The different moments of primitive accumulation can be assigned in particular to Spain, Portugal, Holland, France and England, in more or less chronological order. These different moments are systematically combined together at the end of the seventeenth century in England; the combination embraces the colonies, the national debt, the modern tax system, and the system of protection. These methods depend in part on brute force, for instance the colonial system. But they all employ the power of the state, the concentrated and organized power of society [die Staatsmacht, die konzentrierte und organisierte Gewalt der Gesellschaft], to hasten, as in a hothouse, the process of transformation of the feudal mode of production into the capitalist mode, and to shorten the transition. Force [Gewalt] is the midwife of every old society which is pregnant with a new one. It is itself an economic power.14

This chapter alone gives the lie to those interpretations (sometimes by Marxists who should know better) that portray Capital as a narrowly economic work that replicates the logic of bourgeois political economy. As Lucia Pradella puts it, in Part VIII more generally Marx “incorporates the state system into the analysis of capital’s accumulation…he…analyses the state’s fundamental role in generating the capitalist relation, both nationally and internationally, and in reproducing the social order as a whole. For Marx the logic of the state is internal to the logic of capital”.15

Indeed the whole of volume 1 is structured by the class antagonism between capital and wage labour. This is constituted in the extraction of surplus value in the process of production whose fundamental structure is uncovered in parts I and II where Marx presents the theory of value and surplus value, but finds expression in the clash of opposed “collective wills” (as Gramsci would put it). We see this in another great chapter, chapter 10 “The Working Day”, where “the establishment of a norm for the working day presents itself as a struggle between collective capital, ie the class of the capitalists, and collective labour” whose outcome the state registers in factory legislation that forces a restructuring of the production process.16 Politics for Marx thus starts from this antagonism, which reaches its apogee in what he calls in the Grundrisse the “concentration of bourgeois society in the form of the state”.17

Capital is thus a profoundly political work. We’ll return below to its relationship with Marx’s political activity, but it’s worth underlining the connection between how he conceives the state as the concentrated form of capitalist power and what he would write four years after the publication of Capital, volume 1, in solidarity with the Paris Commune of 1871. In The Civil War in France Marx praises the Commune for dismantling the centralised bureaucratic structures of the modern capitalist state and replacing them with forms of radical and, where possible, direct democracy. In a critique of his anarchist opponent Mikhail Bakunin in 1875 he even calls the Commune “a Revolution against the state itself, this supernaturalist abortion of society, a resumption by the people for the people, of its own social life” (MECW 22: 486).18 That same year Marx reaffirmed this in the “Critique of the Gotha Programme”, where he opposed the statist socialism of Ferdinand Lassalle. Thus socialist revolution would target the very state that had played such a central role in the construction of capitalism in the first place.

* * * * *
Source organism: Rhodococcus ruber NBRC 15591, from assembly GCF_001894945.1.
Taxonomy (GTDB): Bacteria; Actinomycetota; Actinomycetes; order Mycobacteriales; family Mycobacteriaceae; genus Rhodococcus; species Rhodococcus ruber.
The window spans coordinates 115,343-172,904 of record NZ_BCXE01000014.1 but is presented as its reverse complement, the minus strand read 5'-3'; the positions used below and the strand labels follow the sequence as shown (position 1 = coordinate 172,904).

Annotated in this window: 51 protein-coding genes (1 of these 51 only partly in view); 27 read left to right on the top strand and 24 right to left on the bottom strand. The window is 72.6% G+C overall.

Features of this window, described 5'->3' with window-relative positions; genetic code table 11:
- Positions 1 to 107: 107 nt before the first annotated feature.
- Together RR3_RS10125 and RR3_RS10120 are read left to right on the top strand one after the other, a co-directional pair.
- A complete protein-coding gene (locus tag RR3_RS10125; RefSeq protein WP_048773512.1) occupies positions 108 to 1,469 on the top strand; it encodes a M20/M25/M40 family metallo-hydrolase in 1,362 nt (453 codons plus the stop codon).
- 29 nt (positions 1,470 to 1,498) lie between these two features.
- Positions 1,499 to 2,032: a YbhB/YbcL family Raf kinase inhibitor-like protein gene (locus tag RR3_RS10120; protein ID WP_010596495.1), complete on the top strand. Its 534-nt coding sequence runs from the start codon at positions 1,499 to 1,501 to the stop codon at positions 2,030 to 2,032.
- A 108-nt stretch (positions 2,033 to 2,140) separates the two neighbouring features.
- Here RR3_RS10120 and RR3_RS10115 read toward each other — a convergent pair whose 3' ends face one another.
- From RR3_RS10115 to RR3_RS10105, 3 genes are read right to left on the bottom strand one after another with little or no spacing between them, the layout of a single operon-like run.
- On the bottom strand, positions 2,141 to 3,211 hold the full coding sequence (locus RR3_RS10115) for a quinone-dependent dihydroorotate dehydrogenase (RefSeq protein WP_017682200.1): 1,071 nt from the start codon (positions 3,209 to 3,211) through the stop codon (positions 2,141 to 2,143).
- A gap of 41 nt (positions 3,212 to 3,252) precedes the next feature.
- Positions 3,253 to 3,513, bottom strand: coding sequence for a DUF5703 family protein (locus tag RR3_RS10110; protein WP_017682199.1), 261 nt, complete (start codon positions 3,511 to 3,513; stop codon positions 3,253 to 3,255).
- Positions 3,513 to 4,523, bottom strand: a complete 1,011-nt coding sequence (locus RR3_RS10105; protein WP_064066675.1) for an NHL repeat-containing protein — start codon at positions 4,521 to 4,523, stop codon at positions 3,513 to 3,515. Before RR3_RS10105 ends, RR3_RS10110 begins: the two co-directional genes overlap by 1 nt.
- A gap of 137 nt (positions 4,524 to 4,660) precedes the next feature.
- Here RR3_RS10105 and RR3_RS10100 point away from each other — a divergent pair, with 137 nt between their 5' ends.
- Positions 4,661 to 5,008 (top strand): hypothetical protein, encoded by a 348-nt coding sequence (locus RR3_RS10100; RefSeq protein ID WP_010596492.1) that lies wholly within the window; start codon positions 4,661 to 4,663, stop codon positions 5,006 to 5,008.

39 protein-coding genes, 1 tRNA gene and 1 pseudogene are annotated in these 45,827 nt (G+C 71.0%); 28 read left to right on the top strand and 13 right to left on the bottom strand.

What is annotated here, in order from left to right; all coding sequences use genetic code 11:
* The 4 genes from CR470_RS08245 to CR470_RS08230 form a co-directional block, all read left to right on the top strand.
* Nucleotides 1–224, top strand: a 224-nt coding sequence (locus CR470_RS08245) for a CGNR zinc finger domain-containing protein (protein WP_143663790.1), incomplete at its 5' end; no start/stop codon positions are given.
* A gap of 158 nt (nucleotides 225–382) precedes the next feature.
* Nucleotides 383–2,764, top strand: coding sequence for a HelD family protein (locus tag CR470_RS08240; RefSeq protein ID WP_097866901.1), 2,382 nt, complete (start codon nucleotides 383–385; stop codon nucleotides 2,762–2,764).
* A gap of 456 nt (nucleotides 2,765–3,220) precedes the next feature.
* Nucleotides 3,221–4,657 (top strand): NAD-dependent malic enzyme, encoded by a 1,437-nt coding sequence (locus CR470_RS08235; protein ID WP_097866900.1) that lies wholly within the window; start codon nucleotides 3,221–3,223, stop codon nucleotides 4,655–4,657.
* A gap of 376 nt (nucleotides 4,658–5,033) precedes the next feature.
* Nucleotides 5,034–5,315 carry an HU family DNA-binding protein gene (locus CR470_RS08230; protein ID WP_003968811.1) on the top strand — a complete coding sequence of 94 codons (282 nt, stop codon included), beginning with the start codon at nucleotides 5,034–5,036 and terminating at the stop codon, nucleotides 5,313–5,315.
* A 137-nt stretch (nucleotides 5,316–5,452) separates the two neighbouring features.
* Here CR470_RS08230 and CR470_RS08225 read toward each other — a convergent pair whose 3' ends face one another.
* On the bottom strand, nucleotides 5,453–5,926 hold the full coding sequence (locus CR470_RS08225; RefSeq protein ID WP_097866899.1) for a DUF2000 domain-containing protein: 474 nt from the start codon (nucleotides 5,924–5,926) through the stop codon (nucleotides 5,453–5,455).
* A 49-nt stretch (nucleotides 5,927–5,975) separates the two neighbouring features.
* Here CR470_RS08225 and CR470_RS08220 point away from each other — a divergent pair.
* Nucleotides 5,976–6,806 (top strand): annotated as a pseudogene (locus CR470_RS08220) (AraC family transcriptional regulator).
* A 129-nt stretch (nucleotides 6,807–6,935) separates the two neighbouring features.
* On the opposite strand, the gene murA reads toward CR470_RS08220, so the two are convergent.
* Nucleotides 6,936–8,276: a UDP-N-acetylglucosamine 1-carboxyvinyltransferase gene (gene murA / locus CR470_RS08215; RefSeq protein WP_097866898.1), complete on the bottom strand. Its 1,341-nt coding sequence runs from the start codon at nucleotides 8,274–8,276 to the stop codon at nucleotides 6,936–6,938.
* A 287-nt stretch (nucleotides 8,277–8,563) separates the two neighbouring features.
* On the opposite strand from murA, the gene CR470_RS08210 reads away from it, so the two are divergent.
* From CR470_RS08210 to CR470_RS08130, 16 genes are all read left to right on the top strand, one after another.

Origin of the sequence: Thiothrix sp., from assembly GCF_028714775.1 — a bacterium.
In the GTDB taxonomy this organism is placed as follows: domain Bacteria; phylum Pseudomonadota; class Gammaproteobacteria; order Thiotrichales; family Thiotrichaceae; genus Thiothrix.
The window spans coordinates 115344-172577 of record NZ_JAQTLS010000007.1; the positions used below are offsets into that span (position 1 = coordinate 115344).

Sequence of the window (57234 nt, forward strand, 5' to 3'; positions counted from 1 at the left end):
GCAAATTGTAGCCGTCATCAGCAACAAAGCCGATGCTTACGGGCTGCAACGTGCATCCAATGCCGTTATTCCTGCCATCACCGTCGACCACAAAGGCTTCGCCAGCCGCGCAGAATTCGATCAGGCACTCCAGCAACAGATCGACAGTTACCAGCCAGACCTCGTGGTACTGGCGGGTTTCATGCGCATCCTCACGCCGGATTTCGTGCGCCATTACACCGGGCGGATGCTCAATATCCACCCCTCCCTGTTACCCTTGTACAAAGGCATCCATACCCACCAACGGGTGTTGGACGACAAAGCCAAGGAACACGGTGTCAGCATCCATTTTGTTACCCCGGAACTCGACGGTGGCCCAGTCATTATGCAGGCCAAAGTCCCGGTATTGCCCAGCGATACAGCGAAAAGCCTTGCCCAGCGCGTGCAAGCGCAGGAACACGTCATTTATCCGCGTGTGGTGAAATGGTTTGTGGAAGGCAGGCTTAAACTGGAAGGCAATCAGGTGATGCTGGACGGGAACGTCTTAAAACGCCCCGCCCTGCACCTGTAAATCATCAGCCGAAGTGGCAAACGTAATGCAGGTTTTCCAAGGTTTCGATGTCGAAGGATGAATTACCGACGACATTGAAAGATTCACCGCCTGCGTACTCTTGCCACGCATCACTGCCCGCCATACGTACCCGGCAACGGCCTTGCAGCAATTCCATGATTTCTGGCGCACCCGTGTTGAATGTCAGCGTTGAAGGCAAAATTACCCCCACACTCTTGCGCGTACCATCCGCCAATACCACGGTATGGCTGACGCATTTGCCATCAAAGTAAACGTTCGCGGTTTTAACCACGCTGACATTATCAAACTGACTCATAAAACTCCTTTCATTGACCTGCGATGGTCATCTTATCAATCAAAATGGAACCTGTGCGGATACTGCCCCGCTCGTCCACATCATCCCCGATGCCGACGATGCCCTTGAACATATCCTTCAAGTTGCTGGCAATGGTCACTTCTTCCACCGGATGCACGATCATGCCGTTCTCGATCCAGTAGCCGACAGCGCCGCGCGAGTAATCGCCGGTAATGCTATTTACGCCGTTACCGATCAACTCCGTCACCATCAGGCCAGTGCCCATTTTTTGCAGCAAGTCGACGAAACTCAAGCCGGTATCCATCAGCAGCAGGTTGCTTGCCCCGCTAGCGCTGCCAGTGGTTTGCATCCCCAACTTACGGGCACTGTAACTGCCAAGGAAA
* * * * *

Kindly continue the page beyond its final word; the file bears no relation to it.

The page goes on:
So Marx may not have provided the kind of “systematic theorisation” of politics that Miliband demanded.19 My aim in the rest of this article is not to fill this lacuna—after all, Chris Harman has written magisterially on the capitalist state in the pages of this journal, and I have discussed the subject elsewhere.20 Instead I shall try to show that Marx is not “simply silent or extremely perfunctory over major issues of politics”, concentrating on two key episodes where he had a real political influence—the 1848 Revolution and the First International. These show him as a political leader who sought to shape struggles and learned from the experience.21

1848 and after: revolutionary self-education

Exploding in Paris in February 1848, revolution swept throughout Europe, shaking all the established regimes, which were mainly dynastic absolutisms restored after the final defeat of Napoleon in 1814-15. Marx, his communist and materialist outlook already formed, threw himself into the revolutionary struggle in his native Rhineland after a popular rising in Berlin in March 1848. He had two great advantages in this. First, through his editorship of the Rheinische Zeitung in 1842-3 he already had political experience and contacts in Cologne, the region’s biggest city, where the liberal bourgeoisie chafed under quasi-colonial Prussian rule (the relatively economically advanced Rhineland had been under French rule under Napoleon when it experienced progressive reforms that made its annexation by Prussia in 1815 hard to bear). Secondly, along with his lifelong friend and comrade Friedrich Engels, he had won the leadership of a German international revolutionary artisans’ society that, at his instigation, adopted the name the Communist League and commissioned him to write its programme, which turned out to be the Communist Manifesto.22